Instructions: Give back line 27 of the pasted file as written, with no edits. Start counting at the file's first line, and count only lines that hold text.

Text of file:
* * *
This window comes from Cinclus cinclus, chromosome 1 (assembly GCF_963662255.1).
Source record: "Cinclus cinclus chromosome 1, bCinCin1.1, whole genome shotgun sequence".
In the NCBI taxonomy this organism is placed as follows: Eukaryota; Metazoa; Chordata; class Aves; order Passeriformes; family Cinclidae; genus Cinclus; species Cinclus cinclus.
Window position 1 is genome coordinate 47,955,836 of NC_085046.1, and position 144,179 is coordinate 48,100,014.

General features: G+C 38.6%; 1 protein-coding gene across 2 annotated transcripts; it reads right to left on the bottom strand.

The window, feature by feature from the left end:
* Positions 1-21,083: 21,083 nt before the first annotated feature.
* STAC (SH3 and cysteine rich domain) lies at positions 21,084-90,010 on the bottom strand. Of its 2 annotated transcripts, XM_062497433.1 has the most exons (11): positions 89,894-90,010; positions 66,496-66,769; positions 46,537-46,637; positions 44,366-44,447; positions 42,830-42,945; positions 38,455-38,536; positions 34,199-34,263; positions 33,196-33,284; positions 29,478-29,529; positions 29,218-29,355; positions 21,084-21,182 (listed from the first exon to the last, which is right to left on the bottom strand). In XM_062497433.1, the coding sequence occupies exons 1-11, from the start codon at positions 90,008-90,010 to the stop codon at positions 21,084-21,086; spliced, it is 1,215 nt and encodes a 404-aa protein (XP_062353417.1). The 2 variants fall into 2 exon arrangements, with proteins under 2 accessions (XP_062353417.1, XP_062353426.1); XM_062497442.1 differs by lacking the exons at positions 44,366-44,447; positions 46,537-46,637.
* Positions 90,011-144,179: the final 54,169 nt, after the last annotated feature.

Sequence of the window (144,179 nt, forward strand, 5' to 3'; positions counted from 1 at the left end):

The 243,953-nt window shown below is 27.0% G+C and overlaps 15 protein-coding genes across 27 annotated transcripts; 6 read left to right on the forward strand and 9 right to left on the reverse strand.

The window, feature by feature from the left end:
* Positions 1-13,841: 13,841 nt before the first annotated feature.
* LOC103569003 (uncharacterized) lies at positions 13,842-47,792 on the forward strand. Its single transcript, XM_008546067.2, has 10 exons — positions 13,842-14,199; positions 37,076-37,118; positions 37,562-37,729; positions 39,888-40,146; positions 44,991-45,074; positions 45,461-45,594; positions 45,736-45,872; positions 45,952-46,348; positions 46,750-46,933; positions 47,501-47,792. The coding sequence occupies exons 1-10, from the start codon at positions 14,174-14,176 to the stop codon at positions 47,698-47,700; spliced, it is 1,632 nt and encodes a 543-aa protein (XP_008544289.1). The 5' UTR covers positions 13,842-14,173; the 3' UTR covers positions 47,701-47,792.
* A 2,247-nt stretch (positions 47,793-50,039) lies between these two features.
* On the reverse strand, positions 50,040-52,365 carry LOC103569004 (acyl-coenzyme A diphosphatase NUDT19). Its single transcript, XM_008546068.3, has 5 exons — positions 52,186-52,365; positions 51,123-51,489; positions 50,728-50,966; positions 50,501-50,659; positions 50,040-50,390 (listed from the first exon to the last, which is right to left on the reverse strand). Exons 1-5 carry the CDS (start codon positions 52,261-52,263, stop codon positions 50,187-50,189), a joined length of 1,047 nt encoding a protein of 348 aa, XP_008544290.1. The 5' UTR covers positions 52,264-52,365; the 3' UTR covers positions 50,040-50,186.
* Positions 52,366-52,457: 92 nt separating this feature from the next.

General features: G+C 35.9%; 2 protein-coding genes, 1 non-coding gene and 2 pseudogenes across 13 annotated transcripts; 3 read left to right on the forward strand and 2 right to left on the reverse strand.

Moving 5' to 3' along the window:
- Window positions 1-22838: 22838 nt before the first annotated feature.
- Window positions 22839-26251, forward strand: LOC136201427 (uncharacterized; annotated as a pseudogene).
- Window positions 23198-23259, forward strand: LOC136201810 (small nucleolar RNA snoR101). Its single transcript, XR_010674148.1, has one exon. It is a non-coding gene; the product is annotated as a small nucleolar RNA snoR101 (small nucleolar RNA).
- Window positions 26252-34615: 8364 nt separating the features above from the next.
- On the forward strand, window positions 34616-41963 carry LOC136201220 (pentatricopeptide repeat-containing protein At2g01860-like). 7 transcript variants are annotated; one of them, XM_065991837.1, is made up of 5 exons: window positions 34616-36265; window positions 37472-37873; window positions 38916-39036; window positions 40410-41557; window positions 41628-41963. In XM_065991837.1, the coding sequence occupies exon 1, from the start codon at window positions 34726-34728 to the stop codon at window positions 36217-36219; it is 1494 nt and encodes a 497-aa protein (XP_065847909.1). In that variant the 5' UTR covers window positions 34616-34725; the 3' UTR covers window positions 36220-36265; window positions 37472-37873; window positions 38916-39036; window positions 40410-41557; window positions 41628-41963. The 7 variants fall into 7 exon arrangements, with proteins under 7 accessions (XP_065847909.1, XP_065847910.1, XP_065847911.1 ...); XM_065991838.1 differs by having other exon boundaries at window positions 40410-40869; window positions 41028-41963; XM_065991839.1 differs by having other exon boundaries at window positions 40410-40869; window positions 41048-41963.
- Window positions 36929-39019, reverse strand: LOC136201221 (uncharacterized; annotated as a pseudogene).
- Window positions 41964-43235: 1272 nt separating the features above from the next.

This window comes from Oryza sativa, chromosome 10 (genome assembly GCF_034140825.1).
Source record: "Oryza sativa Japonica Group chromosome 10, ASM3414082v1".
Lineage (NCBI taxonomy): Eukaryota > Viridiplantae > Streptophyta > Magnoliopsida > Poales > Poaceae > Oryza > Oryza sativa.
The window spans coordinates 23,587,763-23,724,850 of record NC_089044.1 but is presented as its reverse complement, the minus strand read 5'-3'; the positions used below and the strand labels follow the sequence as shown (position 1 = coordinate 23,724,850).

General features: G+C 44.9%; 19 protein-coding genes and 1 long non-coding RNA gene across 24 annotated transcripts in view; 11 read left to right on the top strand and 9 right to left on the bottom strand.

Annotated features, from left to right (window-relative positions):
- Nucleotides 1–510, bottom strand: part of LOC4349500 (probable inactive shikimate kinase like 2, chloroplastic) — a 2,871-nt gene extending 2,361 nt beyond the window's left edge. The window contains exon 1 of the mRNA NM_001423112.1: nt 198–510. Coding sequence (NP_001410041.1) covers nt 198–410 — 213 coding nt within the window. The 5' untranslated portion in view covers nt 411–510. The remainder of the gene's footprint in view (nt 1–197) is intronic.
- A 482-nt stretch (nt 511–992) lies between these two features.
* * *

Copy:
This window comes from Oryza sativa, chromosome 10 (genome assembly GCF_034140825.1).